Next week, I move back to Tennessee (surprise, surprise). Part of my not writing was due to keeping my "news" on the down low. Part of it is related to all the craziness involved with moving/packing. And maybe part of it comes from the idea that if I put myself out there like this (to the whole wide world!), I am setting myself up to publicly fail. The whole wide world might get to see someone stepping in directions she wants to go, only to trip and get muddied up! I expect getting a little dirty and hope I don't get muddied up, but watch me: here goes [nothing] [everything] [that of which falls between] [all of the above].

Wednesday, September 19, 2012

enjoy yourself (it's later than you think)

I apologize for my recent disappearance. A friend of mine teased recently that I have been "vewwy vewwy quiet." I know I have been. I did not intend for so much time to pass before I wrote again, but I felt anything I had to say would have been taken negatively. If you ain't got nothin' nice to say, don't say nothin' at all.

I also felt the need to work through some of life without writing about it. It's that whole not-wanting-to-document-my-crazy thing. I am feeling much better, not so crazy (and I sense that you'll see me on top of my posting game soon enough). Fall is around the corner and no other season makes me feel like I am about to burst with joy at the color of orange or the thought of sweaters. Autumn signifies change.

I suppose for some, change is scary. It is filled with unknown and unknown is scary. I have never seen change as anything more than an opportunity. Maybe it will work, maybe it won't, but it is worth a shot. As an adult, I am more cognizant of why change should be scary, but I also don't let the fear bog me down. I think that resiliency comes from my upbringing as an Army Brat. I understood that every time we moved somewhere new, we did not know when we would leave again. That taught me to make the most of my opportunities. I am mindful that every day is a gift and may be my last. This has freed me to live my life while simultaneously weighing me down with the thought that I am not doing enough. I am working on letting go of that weight.

Life's too short 1) to live without grace, 2) to drink cheap beer,  3) not to enjoy the little things.


Wednesday, September 5, 2012

untangling thoughts

Sometimes, I have so many thoughts tangled up inside of me that I just want to sit down and do nothing. But, if you know me, you know that I have a hard time with doing absolutely nothing. Instead, I do busy things to keep me out of trouble (and distract myself from my many thoughts). Today, those busy things included volunteering, working out, baking (cookies and chicken, not at the same time), repainting my nails (so that the polish is uniform code for tomorrow), crocheting, and cleaning my kitchen for the third time in two days. And I don't like cleaning my kitchen. I meant to call my grandparents (sorry, guys! I will call you tomorrow after work! I have even set an alarm!). I meant to wash my car. I meant to drop stuff off at the Goodwill. I meant to write.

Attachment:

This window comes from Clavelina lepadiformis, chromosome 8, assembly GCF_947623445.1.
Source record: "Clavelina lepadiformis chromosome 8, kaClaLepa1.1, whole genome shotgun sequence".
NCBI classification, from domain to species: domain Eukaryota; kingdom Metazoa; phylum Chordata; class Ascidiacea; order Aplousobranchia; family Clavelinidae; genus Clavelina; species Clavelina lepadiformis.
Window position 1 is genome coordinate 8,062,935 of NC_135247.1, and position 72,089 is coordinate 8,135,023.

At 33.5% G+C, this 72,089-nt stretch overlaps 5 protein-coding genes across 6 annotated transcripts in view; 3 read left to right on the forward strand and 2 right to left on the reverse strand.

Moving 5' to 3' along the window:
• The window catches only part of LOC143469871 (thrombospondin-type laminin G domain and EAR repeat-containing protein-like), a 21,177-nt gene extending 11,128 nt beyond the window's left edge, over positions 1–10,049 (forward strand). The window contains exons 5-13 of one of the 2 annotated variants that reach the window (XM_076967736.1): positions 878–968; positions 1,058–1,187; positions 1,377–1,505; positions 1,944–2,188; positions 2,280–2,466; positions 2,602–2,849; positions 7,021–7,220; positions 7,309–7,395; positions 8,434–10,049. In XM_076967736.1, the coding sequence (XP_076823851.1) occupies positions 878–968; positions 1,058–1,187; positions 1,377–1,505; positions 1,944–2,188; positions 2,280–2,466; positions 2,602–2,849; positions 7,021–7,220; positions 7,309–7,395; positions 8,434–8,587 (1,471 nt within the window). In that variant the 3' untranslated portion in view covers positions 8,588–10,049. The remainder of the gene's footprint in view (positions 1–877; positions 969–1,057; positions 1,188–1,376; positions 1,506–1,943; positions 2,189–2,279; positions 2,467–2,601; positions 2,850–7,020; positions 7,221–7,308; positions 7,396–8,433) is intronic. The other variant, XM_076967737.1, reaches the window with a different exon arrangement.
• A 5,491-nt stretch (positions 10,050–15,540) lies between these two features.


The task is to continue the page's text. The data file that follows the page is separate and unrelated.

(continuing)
What I want to write, however, is part of my tangles. They are tripping me up. So in the same manner that I prepare my yarn before a crochet project, I am laying out my thoughts before I write. Or trying to lay out my thoughts. Today, I escaped my thoughts. Tomorrow I will be super busy at work, for I already know everything I have to accomplish and hope I will be able to take a moment to breathe at some point during the day (I then have an alarm set to call the grandparental units! I will not fail this time!). I don't imagine much thought-sorting will happen. Maybe by Friday I will have had the time to untangle enough of my thoughts to write some substance.

Or maybe I'll just float away. I would like it if I could do that.

Sunday, September 2, 2012

wavin' flags

I started installing a temporary exhibit at the cultural center today. One of the first things I put up was a banner of flags that represented the Latin American countries (the exhibit is about the multi-cultural influences of Latin American countries in this region).

I had to do it over, as I realized I had hung it backwards halfway through my first attempt. Two thoughts dominated my mind while I walked up and down the ladder repeatedly to pin up each flag:

1. Why did I think lunges and squats were smart exercises last night? (Feel that burn!)


2. This:

Try not to get that stuck in your head. And yes, the song's list of countries is outdated...

Saturday, September 1, 2012

quick question

How did September get here so fast?

good news!

Autumn is just around the corner! Besides the fact that I absolutely love this time of year and its crisper weather, the color, the abundance of pumpkin spiceness, and the fact I get to break cute cool-weather clothes (well, not in Louisiana...), I have been given a new reason to appreciate the season: college football.

No, no. Don't get me wrong. I still dislike watching football. A lot. BUT. I have found that I can do things like go to the gym and grocery shop in peace on Saturday nights thanks to the sport.

That's what I call glass-half-full.